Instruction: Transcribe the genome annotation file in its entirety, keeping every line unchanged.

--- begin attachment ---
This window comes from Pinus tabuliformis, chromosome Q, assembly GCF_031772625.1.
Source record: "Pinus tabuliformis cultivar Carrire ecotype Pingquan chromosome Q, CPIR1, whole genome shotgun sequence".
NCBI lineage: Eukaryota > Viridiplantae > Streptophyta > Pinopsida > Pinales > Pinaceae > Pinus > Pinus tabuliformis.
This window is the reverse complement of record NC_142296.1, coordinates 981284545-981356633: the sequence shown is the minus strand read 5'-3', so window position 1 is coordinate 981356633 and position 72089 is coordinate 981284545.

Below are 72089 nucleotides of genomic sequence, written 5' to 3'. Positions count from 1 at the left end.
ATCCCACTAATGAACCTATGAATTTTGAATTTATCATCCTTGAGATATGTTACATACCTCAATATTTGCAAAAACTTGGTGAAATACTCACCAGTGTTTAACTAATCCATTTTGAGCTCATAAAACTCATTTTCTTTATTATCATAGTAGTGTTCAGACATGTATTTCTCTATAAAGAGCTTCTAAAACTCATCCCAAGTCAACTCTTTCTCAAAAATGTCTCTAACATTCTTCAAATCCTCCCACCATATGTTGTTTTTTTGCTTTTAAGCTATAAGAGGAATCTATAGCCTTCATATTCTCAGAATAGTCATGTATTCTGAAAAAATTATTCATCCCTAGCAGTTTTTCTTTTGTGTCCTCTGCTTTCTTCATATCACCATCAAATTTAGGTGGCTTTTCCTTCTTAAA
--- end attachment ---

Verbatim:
This window comes from Pinus tabuliformis, chromosome Q, assembly GCF_031772625.1.
Source record: "Pinus tabuliformis cultivar Carrire ecotype Pingquan chromosome Q, CPIR1, whole genome shotgun sequence".
NCBI lineage: Eukaryota > Viridiplantae > Streptophyta > Pinopsida > Pinales > Pinaceae > Pinus > Pinus tabuliformis.
This window is the reverse complement of record NC_142296.1, coordinates 981284545-981356633: the sequence shown is the minus strand read 5'-3', so window position 1 is coordinate 981356633 and position 72089 is coordinate 981284545.

Below are 72089 nucleotides of genomic sequence, written 5' to 3'. Positions count from 1 at the left end.
ATCCCACTAATGAACCTATGAATTTTGAATTTATCATCCTTGAGATATGTTACATACCTCAATATTTGCAAAAACTTGGTGAAATACTCACCAGTGTTTAACTAATCCATTTTGAGCTCATAAAACTCATTTTCTTTATTATCATAGTAGTGTTCAGACATGTATTTCTCTATAAAGAGCTTCTAAAACTCATCCCAAGTCAACTCTTTCTCAAAAATGTCTCTAACATTCTTCAAATCCTCCCACCATATGTTGTTTTTTTGCTTTTAAGCTATAAGAGGAATCTATAGCCTTCATATTCTCAGAATAGTCATGTATTCTGAAAAAATTATTCATCCCTAGCAGTTTTTCTTTTGTGTCCTCTGCTTTCTTCATATCACCATCAAATTTAGGTGGCTTTTCCTTCTTAAA